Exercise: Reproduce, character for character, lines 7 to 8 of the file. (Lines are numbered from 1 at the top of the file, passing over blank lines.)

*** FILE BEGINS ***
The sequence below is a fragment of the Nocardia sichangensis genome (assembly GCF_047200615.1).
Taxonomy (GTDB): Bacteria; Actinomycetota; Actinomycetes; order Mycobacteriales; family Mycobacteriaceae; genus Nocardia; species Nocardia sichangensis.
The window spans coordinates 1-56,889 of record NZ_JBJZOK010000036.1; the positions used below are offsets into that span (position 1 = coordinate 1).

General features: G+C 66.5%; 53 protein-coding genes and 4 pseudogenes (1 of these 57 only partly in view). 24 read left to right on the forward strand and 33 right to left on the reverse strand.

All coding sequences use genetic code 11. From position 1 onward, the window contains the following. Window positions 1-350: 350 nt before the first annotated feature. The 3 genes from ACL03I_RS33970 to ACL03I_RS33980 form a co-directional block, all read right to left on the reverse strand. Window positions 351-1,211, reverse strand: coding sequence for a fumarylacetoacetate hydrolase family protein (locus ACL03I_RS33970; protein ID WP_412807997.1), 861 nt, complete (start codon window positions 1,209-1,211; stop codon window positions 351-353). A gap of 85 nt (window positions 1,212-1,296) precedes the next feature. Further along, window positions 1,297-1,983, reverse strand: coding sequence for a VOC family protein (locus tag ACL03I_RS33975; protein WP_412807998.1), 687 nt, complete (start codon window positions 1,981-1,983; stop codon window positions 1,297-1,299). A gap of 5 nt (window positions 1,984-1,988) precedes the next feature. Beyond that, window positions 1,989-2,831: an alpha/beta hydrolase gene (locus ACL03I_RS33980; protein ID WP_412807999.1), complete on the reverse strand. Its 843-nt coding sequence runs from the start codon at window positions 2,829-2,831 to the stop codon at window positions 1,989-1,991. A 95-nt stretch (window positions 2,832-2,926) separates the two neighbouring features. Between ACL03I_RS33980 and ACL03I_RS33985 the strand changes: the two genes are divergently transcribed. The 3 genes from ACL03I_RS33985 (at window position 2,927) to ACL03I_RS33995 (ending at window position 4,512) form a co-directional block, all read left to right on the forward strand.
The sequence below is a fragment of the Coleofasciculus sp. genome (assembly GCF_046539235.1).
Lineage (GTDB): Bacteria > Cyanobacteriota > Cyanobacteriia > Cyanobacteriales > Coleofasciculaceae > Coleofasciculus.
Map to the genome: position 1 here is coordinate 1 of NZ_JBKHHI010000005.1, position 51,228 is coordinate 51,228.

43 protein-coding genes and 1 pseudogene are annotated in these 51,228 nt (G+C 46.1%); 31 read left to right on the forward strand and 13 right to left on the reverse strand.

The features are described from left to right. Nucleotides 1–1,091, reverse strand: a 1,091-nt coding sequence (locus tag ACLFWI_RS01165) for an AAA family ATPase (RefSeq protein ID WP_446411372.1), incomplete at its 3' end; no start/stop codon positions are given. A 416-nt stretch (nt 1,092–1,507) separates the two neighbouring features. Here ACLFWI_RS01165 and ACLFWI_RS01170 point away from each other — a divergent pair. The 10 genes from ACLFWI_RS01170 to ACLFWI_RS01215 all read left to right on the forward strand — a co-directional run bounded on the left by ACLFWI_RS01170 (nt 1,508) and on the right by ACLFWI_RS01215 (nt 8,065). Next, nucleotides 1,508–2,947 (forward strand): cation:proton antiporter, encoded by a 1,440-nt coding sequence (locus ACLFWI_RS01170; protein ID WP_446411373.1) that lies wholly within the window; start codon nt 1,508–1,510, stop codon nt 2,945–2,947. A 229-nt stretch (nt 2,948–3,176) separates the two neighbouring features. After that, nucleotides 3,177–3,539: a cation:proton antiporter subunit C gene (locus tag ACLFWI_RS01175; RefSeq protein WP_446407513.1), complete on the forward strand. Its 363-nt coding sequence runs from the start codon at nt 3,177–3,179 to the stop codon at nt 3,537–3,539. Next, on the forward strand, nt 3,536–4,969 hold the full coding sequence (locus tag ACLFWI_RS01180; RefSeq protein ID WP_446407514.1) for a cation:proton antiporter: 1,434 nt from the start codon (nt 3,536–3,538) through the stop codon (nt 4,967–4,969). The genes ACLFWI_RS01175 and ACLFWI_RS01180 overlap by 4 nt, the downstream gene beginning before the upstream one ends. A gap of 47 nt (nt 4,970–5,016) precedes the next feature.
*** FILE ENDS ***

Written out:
Lineage (GTDB): Bacteria > Cyanobacteriota > Cyanobacteriia > Cyanobacteriales > Coleofasciculaceae > Coleofasciculus.
Map to the genome: position 1 here is coordinate 1 of NZ_JBKHHI010000005.1, position 51,228 is coordinate 51,228.